On the Fly: Let it snow
On the Fly
As another fishing season begins to wind down in the Roaring Fork Valley, there is a lot to process.
This summer was trying for just about everyone and every fish, especially those swimming in the lower Roaring Fork and Colorado rivers.
Drought conditions brought people together with a plan for preserving our fisheries, which was impressive to witness. With leadership from the Roaring Fork Conservancy, Roaring Fork Fishing Guide Alliance, Colorado Parks and Wildlife, most outfitters and plenty of concerned anglers, a plan was executed to voluntarily cease fishing anywhere river-wise below Carbondale in the afternoons, when water was warmest.
As restrictions have eased with the cooling water temperatures, many anglers are out there fishing a little later, although taking it easy on the fish is a little more ingrained in all of us now. Most of us have learned (or have been reminded) how precious and fragile a trout stream (and the snows that feed them) can be, and have taken away some valuable lessons on how to treat these waters and fish a little better. Voluntary 24-hour closures are still in effect on the Crystal River from Avalanche Creek to the confluence with the Roaring Fork. Misinformation abounded about closures this summer, especially where they were in effect, but good intentions applied in most of these situations.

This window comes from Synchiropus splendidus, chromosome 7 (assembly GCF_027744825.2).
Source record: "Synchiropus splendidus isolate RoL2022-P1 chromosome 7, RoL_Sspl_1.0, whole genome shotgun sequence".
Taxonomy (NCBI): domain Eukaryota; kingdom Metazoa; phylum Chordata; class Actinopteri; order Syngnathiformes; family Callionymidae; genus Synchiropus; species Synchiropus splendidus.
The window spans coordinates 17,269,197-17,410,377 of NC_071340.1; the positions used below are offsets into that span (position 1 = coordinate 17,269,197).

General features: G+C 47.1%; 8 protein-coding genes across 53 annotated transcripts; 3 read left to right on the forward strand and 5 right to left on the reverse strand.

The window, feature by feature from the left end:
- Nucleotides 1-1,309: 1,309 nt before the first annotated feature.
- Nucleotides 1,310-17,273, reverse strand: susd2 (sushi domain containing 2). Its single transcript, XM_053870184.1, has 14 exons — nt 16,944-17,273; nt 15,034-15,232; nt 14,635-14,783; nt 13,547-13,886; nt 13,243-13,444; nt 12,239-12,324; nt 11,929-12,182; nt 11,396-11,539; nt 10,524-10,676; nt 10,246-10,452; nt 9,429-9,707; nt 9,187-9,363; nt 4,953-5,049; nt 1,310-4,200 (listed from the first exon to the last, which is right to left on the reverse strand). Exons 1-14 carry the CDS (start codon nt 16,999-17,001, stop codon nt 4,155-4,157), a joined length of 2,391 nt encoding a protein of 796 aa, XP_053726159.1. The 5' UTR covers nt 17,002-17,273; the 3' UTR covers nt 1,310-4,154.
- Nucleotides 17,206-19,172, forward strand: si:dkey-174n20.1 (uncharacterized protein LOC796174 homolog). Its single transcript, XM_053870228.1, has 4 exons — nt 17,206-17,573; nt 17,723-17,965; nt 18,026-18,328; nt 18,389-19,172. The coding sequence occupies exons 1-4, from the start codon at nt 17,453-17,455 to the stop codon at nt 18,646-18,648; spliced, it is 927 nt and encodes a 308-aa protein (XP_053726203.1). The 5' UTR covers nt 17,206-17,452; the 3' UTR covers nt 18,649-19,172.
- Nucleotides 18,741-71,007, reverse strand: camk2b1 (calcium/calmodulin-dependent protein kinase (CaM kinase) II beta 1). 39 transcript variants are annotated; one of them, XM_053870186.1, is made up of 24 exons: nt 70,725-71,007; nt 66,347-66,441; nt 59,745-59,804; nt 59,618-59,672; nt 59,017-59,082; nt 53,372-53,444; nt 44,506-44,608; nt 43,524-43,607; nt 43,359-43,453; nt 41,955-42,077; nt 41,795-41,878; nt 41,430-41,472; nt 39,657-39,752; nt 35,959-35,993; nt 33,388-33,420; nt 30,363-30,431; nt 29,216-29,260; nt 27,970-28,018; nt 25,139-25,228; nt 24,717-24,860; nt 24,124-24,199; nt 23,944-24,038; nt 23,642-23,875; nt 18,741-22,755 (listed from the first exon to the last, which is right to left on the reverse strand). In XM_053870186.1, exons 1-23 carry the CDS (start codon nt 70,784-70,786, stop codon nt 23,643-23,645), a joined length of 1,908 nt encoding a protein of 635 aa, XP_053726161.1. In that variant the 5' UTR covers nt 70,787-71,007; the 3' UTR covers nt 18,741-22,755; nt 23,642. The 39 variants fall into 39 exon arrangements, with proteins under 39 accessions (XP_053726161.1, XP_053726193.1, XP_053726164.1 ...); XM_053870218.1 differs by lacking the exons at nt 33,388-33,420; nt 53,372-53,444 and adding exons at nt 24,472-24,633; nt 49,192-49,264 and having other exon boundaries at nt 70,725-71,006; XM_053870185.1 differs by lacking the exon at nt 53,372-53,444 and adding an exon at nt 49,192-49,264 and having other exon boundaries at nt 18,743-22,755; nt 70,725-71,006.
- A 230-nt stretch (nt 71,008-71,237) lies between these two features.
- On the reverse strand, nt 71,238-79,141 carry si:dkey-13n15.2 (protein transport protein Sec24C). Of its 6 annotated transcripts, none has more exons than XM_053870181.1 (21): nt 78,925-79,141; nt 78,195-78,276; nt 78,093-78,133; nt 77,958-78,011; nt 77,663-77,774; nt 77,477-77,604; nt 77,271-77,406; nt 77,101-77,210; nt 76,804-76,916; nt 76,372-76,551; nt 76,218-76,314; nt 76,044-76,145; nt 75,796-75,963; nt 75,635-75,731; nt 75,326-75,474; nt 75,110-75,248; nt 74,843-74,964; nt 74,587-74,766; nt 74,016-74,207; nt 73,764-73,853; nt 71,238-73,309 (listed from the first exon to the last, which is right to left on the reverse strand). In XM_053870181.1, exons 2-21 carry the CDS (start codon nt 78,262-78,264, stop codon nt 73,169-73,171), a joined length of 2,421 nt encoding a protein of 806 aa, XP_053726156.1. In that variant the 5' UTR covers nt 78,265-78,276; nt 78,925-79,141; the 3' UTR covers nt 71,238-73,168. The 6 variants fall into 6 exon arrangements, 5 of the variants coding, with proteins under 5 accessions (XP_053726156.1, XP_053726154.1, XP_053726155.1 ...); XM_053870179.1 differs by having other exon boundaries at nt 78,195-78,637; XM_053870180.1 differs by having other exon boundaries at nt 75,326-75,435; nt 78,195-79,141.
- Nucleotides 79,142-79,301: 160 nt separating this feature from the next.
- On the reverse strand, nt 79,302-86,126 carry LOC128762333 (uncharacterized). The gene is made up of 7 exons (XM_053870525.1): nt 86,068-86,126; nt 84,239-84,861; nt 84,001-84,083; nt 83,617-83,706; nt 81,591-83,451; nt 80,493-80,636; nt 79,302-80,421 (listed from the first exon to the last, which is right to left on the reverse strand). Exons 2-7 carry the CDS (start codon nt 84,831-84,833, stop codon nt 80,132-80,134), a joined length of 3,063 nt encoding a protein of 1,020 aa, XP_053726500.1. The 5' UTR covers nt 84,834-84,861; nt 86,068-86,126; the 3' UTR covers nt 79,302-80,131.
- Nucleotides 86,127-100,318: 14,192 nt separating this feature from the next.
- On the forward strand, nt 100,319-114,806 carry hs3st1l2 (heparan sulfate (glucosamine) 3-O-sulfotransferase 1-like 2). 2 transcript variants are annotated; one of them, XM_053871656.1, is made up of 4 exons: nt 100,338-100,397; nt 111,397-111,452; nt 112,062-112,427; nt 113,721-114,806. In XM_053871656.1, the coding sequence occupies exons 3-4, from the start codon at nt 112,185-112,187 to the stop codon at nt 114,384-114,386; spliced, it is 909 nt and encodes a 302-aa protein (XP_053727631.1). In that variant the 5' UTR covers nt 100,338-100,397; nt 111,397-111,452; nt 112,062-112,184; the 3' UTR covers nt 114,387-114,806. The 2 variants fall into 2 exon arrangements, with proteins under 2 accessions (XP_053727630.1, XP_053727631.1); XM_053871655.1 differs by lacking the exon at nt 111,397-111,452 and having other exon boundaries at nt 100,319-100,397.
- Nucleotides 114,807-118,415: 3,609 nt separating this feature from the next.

Many of you might have noticed with the Fryingpan running a little higher lately, flows are currently holding around 400 cubic feet per second after some incremental increases. This flow rate gives some anglers a case of the vapors, but the fish and bugs seem to take things in stride. On the sunny side, Basalt has some of the coldest water around, it’s lousy with fish and insects and the Pan essentially is a swamp cooler for the Roaring Fork. Tourism is the engine of this valley, but we’re glad local anglers and guides pumped the brakes a bit this summer. Let it snow!
This column is provided by Taylor Creek Fly Shops in Aspen and Basalt. Taylor Creek can be reached at 970-927-4374.
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A report released this month by the Center for Colorado River Studies says that in order to sustainably manage the river in the face of climate change, officials need alternative management paradigms and a different way of thinking compared with the status quo. Estimates about how much water the Upper Colorado River Basin states will use in the future are a problem that needs rethinking, according to the white paper.